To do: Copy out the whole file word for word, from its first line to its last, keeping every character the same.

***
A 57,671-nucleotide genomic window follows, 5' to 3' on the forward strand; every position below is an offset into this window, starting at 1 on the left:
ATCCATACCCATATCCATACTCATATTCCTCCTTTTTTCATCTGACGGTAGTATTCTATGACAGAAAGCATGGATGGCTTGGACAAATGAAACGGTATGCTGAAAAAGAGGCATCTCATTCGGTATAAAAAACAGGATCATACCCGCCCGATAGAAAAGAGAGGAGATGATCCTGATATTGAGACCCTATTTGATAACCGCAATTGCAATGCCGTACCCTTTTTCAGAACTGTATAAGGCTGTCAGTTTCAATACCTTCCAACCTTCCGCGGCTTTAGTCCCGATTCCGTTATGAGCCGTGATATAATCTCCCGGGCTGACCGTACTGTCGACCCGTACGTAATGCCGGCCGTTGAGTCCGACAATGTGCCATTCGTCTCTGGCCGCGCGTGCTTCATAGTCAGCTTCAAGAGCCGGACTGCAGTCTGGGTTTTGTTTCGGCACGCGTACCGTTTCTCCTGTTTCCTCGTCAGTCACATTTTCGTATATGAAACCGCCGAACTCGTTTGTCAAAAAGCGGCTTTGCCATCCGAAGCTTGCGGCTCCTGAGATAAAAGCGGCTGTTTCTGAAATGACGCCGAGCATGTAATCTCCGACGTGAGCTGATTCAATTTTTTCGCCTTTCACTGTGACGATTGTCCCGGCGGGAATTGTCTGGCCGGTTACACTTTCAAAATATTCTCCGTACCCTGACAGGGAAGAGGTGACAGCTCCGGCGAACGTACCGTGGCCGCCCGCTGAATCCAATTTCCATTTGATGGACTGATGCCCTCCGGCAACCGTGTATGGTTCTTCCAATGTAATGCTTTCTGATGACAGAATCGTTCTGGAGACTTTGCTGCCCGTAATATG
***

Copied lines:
A 57,671-nucleotide genomic window follows, 5' to 3' on the forward strand; every position below is an offset into this window, starting at 1 on the left:
ATCCATACCCATATCCATACTCATATTCCTCCTTTTTTCATCTGACGGTAGTATTCTATGACAGAAAGCATGGATGGCTTGGACAAATGAAACGGTATGCTGAAAAAGAGGCATCTCATTCGGTATAAAAAACAGGATCATACCCGCCCGATAGAAAAGAGAGGAGATGATCCTGATATTGAGACCCTATTTGATAACCGCAATTGCAATGCCGTACCCTTTTTCAGAACTGTATAAGGCTGTCAGTTTCAATACCTTCCAACCTTCCGCGGCTTTAGTCCCGATTCCGTTATGAGCCGTGATATAATCTCCCGGGCTGACCGTACTGTCGACCCGTACGTAATGCCGGCCGTTGAGTCCGACAATGTGCCATTCGTCTCTGGCCGCGCGTGCTTCATAGTCAGCTTCAAGAGCCGGACTGCAGTCTGGGTTTTGTTTCGGCACGCGTACCGTTTCTCCTGTTTCCTCGTCAGTCACATTTTCGTATATGAAACCGCCGAACTCGTTTGTCAAAAAGCGGCTTTGCCATCCGAAGCTTGCGGCTCCTGAGATAAAAGCGGCTGTTTCTGAAATGACGCCGAGCATGTAATCTCCGACGTGAGCTGATTCAATTTTTTCGCCTTTCACTGTGACGATTGTCCCGGCGGGAATTGTCTGGCCGGTTACACTTTCAAAATATTCTCCGTACCCTGACAGGGAAGAGGTGACAGCTCCGGCGAACGTACCGTGGCCGCCCGCTGAATCCAATTTCCATTTGATGGACTGATGCCCTCCGGCAACCGTGTATGGTTCTTCCAATGTAATGCTTTCTGATGACAGAATCGTTCTGGAGACTTTGCTGCCCGTAATATG